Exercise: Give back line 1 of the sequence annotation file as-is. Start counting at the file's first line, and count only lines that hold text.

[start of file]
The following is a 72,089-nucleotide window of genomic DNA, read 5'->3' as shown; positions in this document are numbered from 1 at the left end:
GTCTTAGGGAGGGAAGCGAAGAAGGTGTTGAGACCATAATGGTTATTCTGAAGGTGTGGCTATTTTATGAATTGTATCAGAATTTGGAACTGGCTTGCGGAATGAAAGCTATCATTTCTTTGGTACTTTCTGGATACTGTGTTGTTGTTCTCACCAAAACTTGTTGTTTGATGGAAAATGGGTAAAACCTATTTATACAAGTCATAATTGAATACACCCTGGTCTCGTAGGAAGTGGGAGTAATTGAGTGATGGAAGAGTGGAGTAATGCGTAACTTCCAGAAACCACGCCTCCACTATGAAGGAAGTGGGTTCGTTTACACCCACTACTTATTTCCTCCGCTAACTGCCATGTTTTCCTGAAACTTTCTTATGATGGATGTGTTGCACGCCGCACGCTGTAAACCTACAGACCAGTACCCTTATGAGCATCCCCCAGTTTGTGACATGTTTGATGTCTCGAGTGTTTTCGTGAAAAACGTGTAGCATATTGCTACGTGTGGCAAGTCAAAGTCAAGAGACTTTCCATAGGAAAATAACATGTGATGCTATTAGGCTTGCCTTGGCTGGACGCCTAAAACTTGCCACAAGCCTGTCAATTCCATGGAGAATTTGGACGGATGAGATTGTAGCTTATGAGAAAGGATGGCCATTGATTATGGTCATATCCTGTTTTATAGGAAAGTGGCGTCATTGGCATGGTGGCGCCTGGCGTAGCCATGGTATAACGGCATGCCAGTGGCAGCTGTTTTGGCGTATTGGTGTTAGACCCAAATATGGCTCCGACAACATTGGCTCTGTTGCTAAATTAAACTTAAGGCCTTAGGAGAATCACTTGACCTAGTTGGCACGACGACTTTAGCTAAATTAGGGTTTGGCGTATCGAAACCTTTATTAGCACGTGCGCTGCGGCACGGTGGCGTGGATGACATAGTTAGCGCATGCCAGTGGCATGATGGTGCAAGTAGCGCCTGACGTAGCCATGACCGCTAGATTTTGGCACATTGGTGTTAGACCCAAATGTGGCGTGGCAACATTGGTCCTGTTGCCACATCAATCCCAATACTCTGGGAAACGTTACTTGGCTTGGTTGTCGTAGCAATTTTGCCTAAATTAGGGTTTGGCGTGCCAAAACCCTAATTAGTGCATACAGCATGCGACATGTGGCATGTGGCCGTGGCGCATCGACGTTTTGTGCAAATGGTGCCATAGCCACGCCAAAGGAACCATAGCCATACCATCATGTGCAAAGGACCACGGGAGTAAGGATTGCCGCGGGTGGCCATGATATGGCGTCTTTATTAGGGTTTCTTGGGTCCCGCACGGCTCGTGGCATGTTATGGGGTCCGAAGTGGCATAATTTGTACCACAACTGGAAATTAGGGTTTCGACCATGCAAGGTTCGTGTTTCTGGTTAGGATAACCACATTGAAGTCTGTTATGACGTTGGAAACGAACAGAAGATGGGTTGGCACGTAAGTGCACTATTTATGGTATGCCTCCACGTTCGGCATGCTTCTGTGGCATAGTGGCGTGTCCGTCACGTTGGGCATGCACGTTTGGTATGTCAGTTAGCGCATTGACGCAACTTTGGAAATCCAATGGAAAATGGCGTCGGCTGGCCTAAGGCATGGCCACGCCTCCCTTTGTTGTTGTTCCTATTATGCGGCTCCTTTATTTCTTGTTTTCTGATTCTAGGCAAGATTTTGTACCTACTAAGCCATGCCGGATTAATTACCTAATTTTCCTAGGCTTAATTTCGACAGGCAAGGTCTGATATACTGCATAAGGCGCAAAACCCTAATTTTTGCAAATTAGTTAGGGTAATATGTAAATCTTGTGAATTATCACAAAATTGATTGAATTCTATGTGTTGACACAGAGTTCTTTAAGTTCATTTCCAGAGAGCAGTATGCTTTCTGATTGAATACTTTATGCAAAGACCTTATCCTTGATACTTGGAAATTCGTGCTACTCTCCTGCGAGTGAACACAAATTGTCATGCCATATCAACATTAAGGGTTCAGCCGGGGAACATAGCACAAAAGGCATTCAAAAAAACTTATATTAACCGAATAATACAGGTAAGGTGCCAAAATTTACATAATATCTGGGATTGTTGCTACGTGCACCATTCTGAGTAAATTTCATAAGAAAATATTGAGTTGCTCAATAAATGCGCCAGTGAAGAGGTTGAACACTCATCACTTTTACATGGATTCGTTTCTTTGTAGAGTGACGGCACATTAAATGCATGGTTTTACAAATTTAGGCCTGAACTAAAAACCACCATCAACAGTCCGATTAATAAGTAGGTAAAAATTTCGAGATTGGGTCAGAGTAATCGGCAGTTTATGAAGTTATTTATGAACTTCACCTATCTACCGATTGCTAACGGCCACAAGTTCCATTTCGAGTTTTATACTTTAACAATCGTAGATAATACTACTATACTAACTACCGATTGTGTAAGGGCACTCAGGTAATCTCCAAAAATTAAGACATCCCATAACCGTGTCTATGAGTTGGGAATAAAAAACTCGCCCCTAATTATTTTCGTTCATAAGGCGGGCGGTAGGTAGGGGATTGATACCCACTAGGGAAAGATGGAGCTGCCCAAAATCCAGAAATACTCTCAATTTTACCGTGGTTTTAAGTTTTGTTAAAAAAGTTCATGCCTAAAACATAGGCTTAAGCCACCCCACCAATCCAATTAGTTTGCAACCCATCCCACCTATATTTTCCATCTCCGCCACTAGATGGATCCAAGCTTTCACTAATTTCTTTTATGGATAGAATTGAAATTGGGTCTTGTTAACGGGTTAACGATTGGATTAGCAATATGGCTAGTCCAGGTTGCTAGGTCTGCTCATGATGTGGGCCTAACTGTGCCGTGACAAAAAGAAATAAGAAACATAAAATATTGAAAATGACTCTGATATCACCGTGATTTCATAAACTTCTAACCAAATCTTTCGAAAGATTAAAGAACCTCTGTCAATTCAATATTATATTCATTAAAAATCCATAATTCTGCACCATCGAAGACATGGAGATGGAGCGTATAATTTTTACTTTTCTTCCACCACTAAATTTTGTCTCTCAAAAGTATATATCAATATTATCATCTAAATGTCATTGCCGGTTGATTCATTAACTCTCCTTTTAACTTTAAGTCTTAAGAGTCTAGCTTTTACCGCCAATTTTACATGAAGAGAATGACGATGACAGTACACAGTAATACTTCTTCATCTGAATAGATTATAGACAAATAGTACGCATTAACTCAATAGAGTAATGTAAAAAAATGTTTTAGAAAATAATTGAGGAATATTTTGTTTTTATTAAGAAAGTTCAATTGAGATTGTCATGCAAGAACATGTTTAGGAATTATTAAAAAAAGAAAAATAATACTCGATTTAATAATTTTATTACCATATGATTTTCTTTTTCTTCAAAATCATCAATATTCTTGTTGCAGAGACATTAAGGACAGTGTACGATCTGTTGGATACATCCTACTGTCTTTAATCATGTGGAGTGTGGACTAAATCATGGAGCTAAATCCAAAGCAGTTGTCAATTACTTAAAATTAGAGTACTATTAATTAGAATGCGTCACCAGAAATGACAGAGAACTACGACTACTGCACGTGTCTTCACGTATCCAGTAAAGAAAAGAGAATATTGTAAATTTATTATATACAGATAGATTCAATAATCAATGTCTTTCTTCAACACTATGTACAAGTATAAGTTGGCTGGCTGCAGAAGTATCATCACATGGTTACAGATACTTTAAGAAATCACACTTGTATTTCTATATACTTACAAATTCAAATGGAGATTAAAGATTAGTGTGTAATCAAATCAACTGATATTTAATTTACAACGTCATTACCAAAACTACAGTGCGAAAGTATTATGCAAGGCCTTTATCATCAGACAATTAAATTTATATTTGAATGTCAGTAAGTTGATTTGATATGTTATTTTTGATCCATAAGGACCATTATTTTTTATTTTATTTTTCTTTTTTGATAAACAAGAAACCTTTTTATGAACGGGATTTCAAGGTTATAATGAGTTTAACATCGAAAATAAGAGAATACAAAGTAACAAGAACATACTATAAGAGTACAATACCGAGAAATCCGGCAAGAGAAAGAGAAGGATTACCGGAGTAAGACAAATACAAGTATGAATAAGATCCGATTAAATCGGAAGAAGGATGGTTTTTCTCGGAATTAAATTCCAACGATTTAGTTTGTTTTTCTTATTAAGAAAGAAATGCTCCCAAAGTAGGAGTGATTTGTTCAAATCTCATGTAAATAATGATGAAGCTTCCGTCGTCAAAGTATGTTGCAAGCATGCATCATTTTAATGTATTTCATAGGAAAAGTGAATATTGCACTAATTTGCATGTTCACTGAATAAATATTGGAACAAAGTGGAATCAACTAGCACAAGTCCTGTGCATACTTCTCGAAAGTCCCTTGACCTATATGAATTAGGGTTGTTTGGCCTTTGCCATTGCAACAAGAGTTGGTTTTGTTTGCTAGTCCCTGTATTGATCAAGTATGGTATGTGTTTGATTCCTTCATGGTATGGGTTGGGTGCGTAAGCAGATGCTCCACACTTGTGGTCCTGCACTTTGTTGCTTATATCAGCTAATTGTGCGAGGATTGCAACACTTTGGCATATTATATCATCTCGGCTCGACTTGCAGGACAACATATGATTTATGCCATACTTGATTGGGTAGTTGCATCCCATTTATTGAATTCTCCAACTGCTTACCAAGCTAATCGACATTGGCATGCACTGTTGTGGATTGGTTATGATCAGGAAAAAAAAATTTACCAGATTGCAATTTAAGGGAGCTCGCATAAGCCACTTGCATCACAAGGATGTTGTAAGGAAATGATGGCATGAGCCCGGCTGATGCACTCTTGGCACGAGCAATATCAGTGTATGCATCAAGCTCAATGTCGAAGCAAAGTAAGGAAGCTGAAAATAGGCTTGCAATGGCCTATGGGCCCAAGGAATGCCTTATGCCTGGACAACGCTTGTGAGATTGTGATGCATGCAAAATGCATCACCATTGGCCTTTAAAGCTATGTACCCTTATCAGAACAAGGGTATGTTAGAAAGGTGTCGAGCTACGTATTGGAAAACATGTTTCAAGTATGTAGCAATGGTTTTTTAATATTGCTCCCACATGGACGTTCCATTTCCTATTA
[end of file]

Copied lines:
The following is a 72,089-nucleotide window of genomic DNA, read 5'->3' as shown; positions in this document are numbered from 1 at the left end: